How to Win, Part II

I am really, really impressed with the Khan Academy. In a very short while this person's work has vaulted to the top of my surflist. He's a one man show, but he's good.

So I thought I might post about winning, part II - where I focus on what people like Salman Khan, and others - are doing in the world and how this helps us win. For better or worse, Salman Khan is a scientist. He's going over the 'important' stuff, and exploring it. I remember distinctly a moment on a ski life where someone I was riding with - made fun of scientists because all of their work is so 'important'.

Our society seems to lure smart people into corrupt and highly rewarding careers. For example, if you're good at math - the banks hire you to hide their bank errors. They'll lend out money to people who barely have a credit score (and now, they won't lend money to anyone..) and then come back and when they see the loan is going bad - they'll pay young mathematicians to bundle them up into a derivative, and sell it. They'll take young, bright articulate women and use them to help transform facebook into a marketing tool - taking every conversation, every wall post - and using it to sell you soap. Utterly violating the privacy of everyone using the service. They'll find young engineers, and teach them how to tether network appliances so that their functionality violates the open, scalable element of the net - planned technical obselescence, and the inability to really use whatever it is you've got. And finally, bright legal minds are put into the pockets of big lobbyists who go on crusades to attempt to legislate the network routing policy of the internet - destroying the twenty first century equivalent of the first amendent in the process.

All of these people are 'winners'. They are prominent attorney generals, high ranking bank executivies, highly paid marketing executives, and engineers.

Salman Khan is a guy who stays at home and takes care of his child. He's a stay-at-home dad.

Can you see where this is going? I'm not up on a soapbox telling you how to live your life. I'm not saying Salman Khan is so groovy just because he posts a few educational clips - or that his website has become a resource for hundreds of thousands of people. I'm here to tell you that when you really help people - even if it's only the thing you do best, and it's only in the best way you know how - something seems to happen in the world that makes the world feel better. And that's how you know you're winning. How do you really feel?

The person at the bank who is bundling up CDO and building derivatives - knows that he or she is screwing with the living people at the end of those mortgages - he or she is aware of how screwed up the system is, when they build algorithms that pass debit card transactions over - so that when you swipe your debit card, for 30.00 at the gas station , but you've swiped for a drink for 2.00 just before - and you only have 20.00 in your account, you're going to get hit for two 35.00 fees back to back when they clear the large one first. The engineer who is seeing the internet being tied to single sites, building blu ray dvd players that only connect to four or five websites - knows what's happening. The cellphone manufacturer that builds a cellphone for only one carrier, knows they're screwing with everyone - and then we win the right to unlock them? Its like buying a door to your home - but they won't sell you a key, and it comes pre-locked. You have to hire someone to open it for you.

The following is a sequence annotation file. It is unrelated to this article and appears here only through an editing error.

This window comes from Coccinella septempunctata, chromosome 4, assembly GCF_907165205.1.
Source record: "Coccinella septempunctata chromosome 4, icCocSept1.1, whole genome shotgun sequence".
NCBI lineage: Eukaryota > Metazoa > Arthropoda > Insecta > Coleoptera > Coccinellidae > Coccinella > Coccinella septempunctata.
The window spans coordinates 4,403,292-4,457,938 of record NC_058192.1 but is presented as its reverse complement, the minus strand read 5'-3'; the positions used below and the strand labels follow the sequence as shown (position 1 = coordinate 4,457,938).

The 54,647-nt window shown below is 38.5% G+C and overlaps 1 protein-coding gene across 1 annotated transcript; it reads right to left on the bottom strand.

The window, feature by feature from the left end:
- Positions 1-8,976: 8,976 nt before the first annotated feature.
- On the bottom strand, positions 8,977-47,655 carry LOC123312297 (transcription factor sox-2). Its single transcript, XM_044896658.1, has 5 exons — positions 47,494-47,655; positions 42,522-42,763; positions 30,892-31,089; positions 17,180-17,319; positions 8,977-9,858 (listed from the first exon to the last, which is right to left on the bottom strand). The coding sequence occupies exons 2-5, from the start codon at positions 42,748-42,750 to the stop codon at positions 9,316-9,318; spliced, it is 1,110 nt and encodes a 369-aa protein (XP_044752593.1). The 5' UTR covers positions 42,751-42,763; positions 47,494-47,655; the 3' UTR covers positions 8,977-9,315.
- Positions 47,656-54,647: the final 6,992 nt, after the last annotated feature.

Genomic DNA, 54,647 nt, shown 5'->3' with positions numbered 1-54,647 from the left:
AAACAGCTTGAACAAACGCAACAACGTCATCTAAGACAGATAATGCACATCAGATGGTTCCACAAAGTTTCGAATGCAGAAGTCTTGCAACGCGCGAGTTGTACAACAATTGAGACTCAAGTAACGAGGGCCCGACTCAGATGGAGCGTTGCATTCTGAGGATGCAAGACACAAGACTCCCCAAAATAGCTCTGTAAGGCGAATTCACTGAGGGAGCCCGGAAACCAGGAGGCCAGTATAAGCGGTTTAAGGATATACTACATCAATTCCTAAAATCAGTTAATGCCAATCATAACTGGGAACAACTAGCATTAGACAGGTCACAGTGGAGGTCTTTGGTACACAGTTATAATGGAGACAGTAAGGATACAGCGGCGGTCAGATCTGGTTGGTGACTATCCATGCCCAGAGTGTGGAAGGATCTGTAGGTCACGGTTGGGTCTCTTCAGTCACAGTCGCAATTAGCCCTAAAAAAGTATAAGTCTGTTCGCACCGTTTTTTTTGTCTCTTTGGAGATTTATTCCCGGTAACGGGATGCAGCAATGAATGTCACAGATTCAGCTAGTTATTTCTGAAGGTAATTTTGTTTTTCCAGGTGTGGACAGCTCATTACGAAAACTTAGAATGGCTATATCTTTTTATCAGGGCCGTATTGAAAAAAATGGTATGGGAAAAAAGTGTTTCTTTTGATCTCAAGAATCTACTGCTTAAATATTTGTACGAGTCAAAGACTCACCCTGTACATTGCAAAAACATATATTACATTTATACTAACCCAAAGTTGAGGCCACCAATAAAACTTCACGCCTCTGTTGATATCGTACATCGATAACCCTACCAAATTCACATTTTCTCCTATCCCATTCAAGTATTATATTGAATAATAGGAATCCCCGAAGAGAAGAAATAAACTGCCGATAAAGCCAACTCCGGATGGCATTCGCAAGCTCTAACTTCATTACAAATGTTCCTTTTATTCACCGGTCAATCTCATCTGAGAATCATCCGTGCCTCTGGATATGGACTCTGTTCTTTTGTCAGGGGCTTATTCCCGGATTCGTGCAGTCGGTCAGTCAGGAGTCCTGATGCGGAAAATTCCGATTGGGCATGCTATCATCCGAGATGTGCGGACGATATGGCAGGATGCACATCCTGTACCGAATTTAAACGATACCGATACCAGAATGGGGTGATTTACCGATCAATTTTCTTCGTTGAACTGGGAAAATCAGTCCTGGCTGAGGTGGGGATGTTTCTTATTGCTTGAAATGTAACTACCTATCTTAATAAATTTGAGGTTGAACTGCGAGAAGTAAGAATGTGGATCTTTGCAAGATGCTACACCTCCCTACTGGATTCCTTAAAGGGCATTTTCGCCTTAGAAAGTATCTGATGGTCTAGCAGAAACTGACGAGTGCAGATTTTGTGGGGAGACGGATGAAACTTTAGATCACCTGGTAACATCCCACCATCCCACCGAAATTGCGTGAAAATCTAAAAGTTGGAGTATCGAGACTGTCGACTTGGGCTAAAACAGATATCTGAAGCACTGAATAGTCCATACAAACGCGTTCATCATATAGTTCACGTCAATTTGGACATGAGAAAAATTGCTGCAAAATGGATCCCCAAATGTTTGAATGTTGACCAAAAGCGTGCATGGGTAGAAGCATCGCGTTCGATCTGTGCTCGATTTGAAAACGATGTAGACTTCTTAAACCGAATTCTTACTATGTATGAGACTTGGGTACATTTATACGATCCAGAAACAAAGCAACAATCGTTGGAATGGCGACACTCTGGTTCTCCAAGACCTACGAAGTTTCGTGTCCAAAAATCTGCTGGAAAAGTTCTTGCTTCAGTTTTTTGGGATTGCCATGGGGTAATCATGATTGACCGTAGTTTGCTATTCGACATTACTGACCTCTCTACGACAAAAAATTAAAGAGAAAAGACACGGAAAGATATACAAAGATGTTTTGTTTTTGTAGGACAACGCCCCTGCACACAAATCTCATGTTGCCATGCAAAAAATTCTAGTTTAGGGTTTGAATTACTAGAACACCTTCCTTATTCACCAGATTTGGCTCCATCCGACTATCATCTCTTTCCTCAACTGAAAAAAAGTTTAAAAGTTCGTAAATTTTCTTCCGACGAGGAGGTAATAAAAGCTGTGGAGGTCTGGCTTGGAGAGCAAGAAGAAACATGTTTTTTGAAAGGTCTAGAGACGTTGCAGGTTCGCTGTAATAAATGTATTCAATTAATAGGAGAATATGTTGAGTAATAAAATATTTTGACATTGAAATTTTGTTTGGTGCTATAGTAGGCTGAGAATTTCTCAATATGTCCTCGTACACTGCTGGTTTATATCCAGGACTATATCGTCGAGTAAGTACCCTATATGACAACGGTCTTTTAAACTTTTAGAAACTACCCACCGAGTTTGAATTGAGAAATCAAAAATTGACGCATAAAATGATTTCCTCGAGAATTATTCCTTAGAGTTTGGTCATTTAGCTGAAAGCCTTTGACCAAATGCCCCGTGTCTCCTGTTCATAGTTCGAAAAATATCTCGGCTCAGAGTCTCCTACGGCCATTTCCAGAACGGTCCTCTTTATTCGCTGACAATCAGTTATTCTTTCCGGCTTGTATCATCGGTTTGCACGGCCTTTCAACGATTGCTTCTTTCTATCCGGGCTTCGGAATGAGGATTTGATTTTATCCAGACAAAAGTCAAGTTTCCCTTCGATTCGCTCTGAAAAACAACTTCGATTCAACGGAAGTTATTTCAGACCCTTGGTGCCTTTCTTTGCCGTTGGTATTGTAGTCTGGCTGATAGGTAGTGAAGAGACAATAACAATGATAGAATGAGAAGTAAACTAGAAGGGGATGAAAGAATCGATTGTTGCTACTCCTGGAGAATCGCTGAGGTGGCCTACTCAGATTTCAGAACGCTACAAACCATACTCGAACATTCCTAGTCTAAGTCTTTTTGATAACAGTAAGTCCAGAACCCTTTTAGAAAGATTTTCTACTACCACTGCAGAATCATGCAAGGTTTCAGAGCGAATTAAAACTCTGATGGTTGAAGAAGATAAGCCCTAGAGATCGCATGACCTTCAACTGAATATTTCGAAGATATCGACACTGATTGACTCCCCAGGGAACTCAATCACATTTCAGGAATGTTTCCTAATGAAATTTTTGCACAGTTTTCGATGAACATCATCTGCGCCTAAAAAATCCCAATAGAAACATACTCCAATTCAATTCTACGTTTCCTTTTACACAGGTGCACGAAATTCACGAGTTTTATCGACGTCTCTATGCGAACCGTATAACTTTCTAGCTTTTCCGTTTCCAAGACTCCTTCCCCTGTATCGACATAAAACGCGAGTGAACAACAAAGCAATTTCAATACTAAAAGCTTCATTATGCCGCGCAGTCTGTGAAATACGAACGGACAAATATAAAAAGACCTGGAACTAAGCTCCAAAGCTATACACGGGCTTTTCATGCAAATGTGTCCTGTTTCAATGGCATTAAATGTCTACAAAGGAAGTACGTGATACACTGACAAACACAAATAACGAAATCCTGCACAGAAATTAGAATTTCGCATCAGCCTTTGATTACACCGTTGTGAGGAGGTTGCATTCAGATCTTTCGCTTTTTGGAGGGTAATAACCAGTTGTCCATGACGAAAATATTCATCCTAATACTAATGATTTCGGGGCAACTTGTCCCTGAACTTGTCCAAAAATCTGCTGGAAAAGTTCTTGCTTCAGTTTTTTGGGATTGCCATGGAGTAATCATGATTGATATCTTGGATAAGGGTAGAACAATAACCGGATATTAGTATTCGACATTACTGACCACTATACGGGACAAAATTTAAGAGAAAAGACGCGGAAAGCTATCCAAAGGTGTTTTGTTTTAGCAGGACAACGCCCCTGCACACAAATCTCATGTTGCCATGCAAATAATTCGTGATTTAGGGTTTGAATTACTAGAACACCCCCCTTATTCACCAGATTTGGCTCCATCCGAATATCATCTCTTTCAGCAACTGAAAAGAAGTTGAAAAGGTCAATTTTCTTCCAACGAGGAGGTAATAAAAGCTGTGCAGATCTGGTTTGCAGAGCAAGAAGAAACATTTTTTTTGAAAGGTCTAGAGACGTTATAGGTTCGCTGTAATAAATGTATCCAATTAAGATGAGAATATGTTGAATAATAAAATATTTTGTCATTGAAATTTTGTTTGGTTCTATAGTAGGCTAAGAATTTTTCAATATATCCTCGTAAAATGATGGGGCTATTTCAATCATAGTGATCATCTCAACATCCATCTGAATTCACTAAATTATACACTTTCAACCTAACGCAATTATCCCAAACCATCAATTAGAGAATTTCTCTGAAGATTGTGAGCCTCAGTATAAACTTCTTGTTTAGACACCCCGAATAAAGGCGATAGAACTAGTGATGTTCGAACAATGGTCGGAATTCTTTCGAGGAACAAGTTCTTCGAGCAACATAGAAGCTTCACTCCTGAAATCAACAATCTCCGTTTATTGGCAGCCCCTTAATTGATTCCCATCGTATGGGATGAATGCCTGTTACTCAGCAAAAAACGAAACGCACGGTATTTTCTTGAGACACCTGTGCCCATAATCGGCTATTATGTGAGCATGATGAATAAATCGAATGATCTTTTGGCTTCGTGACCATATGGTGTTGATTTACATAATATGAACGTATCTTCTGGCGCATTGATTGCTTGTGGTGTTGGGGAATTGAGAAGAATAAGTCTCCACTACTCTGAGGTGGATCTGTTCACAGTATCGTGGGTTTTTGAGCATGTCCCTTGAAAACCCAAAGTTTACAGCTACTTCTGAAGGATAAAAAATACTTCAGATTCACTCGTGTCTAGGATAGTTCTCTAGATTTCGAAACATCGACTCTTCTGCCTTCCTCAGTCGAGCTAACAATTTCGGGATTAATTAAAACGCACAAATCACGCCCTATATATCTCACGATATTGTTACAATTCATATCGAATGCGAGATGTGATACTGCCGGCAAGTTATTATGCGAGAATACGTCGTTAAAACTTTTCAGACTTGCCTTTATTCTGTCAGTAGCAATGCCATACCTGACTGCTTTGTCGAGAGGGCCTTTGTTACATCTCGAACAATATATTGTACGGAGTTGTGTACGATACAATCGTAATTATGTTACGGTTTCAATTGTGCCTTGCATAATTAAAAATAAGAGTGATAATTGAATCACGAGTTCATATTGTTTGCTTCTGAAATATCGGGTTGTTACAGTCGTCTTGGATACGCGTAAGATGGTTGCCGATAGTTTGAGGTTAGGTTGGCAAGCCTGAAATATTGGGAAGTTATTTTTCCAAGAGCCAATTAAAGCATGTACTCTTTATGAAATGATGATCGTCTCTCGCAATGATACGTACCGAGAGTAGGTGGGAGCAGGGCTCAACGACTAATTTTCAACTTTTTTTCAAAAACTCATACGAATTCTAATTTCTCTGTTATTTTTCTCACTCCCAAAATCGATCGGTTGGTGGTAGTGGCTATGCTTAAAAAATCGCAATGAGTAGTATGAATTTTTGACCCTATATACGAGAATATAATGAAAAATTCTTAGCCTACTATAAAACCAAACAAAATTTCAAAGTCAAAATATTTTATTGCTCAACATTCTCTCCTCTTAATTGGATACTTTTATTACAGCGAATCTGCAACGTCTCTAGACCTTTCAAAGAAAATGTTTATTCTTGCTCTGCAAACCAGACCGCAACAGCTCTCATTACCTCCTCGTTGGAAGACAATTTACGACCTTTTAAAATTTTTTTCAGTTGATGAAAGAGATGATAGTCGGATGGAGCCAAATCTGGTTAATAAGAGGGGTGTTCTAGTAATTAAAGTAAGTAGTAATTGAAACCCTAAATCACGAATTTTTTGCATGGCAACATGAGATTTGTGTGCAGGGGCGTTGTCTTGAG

And yeah, in the end - there's a little twinge of recognition in all of these people. You might be one of them. So, go out and live your life - don't quit your job - just remember that you have the power to change things. And whenever you get the chance, do the right thing. If you see a toxic bank maneuver, don't let it happen. If you're working on a research team, and someone asks you to fake the research - don't. If you're tethering an appliance, as an engineer - put a backdoor in. And if you're using facebook to create some kind of marketing campaign. Tell them all that you're doing it. Let them know. Don't make them think they're on their talking to you - they're not. They're talking to corporations. And there are other things you can do. It's almost endless, and there's really no simple way to outline it. But it starts with a feeling.

Yesterday, I had a strange sense of deja vu while I was looking over my daughter's syllabus. Even thought it was enhanced curriculum, it slowly began to dawn on me that I'd seen this before. My daughter and I had a bit of a fight - she finally told me that there was, in fact, a class higher than the one she was registered. This had happened last year.

And now, we're going to have to study through the weekend - to catch up. She knew all along that she was in a lower math class - she'd done all the work from last year. Her grades were perfect. She wanted an easy A. But interestingly enough, studying through the weekend will help my son to get ready for his big exam coming up. We're even watching math videos on the blu ray. And somehow it all seems to fit together FTW